Hello Sonya and All,
During one of Sonya’s workshops (in Charlotte, NC) she mentioned that while working on one, specific habit a good idea would be to read books that have characters who display that habit. Does anyone know of good living books that might display the habit of attentiveness in its storyline? I have 3 children of various ages, but would like to use this as a family read-aloud. I have a 13 yo ds, a 12 yo dd, and a 5 yo dd. They all enjoy being read to…thank goodness!
I’m not sure that I can think of a book that focuses on attentiveness, but there should be examples of it scattered through many classic books (or examples of inattentiveness and its consequences). One example came to mind from Little Town on the Prairie: when Laura flawlessly did the mental math during the school exhibition. She heard the math problem once and had to solve it in her head in front of everyone.
I’m sure you’ll find examples here and there as you read through favorite books.
Can anybody else think of some examples? It seems like a good spy/war book would contain some instances of having to remember codes and passwords and secret messages and such.RicheleParticipant
Do you have your reading list for the year? I’ll bet if we took a look we’d be able to pick out the habit of attentiveness and/or consequences due to lack of attentiveness in some of those books.
For example, we did Module 1 Genesis through Deuteronomy & Ancient Egypt last year. Our children are just grades 1-3 but I’m pretty sure you will see the same in the upper grade level books. Boy of the Pyramids shows lots of examples of attentiveness that lead to solving a mystery and how the two children were in a dangerous situation due to their father’s lack of attentiveness (don’t want to spoil the story). The Bible is full of examples of what happens when we (or the children of Israel and Pharoah during this study) are attentive to God’s Word and when we aren’t.
One of my favorite examples of attentiveness is in The Arabian Nights when the robber captain, in disguise, goes to Ali Baba’s home with the intent of murdering him. When they sat down to eat, Morgiana notices their guest took no salt. In that land, salt was valued so highly that even the wickedest person could never do someone harm once he had shared salt with him. She guessed that he was either not from their land or was intent on doing evil. She then studies his face throughout the meal until she is able to recognize him though he is disguised.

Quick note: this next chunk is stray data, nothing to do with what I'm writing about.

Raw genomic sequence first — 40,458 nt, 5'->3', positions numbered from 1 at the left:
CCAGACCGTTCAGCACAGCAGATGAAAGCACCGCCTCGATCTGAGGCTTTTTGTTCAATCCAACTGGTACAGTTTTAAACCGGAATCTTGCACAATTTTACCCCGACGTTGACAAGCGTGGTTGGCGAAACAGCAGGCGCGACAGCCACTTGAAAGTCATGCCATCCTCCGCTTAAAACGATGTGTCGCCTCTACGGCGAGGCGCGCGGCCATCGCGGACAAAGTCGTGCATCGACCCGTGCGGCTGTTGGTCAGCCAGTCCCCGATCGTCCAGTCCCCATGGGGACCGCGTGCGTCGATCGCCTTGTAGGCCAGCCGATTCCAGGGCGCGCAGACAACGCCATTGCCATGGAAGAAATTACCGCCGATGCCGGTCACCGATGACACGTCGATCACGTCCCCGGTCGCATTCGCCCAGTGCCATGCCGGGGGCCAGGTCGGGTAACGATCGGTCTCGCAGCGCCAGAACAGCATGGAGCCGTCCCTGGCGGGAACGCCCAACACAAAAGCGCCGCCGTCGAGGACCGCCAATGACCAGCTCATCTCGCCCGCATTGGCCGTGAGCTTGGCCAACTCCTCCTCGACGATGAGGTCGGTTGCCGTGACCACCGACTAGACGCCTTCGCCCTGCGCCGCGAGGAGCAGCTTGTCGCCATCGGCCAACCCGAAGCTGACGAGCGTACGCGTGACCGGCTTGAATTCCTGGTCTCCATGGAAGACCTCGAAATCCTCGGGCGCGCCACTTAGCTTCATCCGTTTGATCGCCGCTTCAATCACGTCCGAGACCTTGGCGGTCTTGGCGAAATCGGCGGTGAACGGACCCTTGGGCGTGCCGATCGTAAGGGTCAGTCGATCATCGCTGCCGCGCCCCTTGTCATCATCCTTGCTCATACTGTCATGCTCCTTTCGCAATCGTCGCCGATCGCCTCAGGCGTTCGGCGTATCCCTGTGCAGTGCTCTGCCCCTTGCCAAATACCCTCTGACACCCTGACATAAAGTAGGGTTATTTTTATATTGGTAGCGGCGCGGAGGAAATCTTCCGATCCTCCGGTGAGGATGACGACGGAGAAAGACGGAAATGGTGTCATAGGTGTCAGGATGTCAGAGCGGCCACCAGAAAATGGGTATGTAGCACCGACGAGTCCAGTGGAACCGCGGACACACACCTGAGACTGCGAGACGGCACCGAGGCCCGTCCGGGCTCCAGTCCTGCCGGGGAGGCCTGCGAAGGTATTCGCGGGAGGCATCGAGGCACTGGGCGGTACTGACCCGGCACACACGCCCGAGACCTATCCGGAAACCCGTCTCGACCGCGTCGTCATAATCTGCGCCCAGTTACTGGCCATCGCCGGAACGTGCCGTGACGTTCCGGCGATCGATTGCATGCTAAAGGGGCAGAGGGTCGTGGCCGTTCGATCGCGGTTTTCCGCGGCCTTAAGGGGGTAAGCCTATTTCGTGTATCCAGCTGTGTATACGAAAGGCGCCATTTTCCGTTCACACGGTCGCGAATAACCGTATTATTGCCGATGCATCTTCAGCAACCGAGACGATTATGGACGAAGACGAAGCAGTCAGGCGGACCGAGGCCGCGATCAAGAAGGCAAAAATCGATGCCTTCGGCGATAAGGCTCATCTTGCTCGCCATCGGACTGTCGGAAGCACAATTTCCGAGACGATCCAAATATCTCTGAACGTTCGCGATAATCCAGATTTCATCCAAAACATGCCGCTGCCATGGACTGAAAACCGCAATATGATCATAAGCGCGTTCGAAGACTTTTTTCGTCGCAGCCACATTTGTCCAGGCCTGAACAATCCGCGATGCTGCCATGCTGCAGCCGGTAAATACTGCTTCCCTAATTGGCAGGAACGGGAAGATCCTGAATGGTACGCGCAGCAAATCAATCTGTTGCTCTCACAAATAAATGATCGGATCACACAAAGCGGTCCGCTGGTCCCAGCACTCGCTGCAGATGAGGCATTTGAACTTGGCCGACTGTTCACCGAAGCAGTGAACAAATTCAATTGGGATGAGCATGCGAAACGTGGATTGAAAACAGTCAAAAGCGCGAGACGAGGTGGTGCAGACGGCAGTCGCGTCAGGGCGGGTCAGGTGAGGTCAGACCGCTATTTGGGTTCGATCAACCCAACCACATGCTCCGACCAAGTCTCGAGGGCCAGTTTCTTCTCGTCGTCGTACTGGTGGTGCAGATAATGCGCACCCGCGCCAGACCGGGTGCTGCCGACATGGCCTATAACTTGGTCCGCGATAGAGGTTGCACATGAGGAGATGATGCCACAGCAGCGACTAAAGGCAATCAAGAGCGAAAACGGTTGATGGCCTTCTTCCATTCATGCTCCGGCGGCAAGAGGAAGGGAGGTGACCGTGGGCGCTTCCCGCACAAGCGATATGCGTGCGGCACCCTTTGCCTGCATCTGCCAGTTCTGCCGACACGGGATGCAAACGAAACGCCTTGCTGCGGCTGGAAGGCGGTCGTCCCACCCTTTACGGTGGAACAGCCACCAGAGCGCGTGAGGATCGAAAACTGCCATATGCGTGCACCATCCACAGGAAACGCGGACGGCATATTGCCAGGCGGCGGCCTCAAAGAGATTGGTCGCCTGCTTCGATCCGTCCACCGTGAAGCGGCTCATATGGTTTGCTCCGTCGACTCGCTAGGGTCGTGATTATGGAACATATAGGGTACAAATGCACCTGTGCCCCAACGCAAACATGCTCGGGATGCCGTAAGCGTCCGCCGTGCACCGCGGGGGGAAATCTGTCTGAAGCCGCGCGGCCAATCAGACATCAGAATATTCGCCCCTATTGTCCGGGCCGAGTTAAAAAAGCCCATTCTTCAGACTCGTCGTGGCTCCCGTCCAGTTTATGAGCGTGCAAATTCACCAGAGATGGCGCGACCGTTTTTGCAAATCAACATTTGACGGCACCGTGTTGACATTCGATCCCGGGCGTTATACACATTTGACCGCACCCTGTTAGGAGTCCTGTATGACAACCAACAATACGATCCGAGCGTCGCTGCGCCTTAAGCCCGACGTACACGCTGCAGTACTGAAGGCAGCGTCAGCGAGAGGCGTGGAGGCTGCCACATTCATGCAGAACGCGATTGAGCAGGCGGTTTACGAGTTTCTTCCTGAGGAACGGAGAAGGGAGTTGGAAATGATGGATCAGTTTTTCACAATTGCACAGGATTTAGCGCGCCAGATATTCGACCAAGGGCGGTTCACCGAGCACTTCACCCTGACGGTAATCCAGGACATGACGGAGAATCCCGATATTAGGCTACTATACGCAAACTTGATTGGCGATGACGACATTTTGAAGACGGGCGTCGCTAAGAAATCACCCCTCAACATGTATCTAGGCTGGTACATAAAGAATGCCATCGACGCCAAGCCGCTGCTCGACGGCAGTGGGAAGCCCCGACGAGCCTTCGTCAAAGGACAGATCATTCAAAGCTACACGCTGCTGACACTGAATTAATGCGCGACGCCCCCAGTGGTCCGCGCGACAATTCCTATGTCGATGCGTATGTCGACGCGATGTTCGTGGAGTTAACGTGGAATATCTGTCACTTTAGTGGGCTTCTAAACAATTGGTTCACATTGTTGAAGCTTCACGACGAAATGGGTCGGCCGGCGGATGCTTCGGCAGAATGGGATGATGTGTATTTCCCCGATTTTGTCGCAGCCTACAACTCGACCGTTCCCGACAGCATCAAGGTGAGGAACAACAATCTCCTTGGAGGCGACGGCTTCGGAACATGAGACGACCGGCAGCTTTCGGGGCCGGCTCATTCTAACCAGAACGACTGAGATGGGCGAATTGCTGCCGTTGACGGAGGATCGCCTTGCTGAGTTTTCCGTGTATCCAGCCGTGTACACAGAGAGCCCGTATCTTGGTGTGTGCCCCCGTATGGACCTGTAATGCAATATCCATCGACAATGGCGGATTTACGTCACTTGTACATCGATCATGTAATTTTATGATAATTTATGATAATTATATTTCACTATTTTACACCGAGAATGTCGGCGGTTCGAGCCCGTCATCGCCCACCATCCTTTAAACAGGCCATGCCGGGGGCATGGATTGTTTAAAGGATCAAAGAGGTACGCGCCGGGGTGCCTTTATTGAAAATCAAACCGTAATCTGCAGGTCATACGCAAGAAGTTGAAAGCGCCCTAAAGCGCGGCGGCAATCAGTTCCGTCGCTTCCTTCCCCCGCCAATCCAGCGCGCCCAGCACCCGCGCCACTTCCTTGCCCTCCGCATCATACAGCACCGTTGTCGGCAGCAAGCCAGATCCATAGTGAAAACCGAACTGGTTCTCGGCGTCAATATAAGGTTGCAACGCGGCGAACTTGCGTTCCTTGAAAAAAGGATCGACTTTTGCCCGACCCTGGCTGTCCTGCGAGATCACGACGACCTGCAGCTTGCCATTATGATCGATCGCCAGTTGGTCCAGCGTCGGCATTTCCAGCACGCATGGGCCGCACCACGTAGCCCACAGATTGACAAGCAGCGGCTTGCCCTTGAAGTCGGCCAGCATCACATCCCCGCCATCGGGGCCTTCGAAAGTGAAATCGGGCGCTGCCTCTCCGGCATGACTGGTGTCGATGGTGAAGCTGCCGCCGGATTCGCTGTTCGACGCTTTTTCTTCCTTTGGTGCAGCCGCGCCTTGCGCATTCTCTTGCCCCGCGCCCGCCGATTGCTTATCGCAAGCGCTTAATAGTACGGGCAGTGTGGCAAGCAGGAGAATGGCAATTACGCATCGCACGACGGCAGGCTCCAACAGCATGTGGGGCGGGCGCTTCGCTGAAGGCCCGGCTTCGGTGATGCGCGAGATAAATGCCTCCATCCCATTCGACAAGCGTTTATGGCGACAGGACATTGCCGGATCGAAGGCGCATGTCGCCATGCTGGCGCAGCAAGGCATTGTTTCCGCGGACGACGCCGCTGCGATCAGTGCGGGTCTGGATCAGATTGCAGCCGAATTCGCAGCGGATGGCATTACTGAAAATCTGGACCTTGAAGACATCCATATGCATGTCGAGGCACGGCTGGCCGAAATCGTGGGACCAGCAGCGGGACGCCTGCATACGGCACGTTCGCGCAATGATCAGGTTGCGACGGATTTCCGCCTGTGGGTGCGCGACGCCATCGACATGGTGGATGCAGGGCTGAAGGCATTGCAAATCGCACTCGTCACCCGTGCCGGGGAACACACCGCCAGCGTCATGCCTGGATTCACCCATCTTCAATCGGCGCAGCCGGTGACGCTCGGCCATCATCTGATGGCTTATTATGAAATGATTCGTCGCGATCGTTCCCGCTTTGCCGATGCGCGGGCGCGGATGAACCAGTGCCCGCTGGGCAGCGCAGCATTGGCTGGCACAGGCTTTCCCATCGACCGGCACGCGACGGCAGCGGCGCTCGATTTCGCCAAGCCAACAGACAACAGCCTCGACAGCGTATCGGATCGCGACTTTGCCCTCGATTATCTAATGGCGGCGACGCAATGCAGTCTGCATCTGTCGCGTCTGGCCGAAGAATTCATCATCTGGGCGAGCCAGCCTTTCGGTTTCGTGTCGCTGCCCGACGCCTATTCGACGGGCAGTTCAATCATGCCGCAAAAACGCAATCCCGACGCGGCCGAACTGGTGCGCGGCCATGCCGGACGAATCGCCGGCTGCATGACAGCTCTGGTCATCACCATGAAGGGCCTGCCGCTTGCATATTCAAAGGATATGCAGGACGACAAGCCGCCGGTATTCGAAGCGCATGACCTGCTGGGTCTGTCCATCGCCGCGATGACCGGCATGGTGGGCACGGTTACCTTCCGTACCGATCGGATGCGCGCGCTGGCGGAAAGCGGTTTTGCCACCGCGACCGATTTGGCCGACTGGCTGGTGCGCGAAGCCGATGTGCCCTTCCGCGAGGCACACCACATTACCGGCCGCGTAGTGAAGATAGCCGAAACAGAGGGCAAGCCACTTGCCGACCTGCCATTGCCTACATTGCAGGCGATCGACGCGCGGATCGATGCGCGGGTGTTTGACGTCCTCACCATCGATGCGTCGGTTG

Now that I’m thinking about it, how about the O.Henry short stories? or Father Brown or Sherlock Holmes for your older ones.
Or Aesop’s Fables or Fables La Fontaine where you could read the short fable but stop before the end to have your children tell you (make a guess through their attentive listening) the moral of the story.
My thought is that you don’t want to be too heavy-handed (you want them to form the relationships) but maybe you could partner with them on the habit of attentiveness by asking them to look for occurrences in the story you are reading.
We played a bit of a game in college when we were studying Stanislavsky’s method of acting. He was famous for having a “storehouse” or filling the cupboards of his mind’s kitchen with things he could later use for performances. Taking the same route everyday to class we had to report three new things we’d never observed before on this familiar route. Maybe you could incorporate a game like this.
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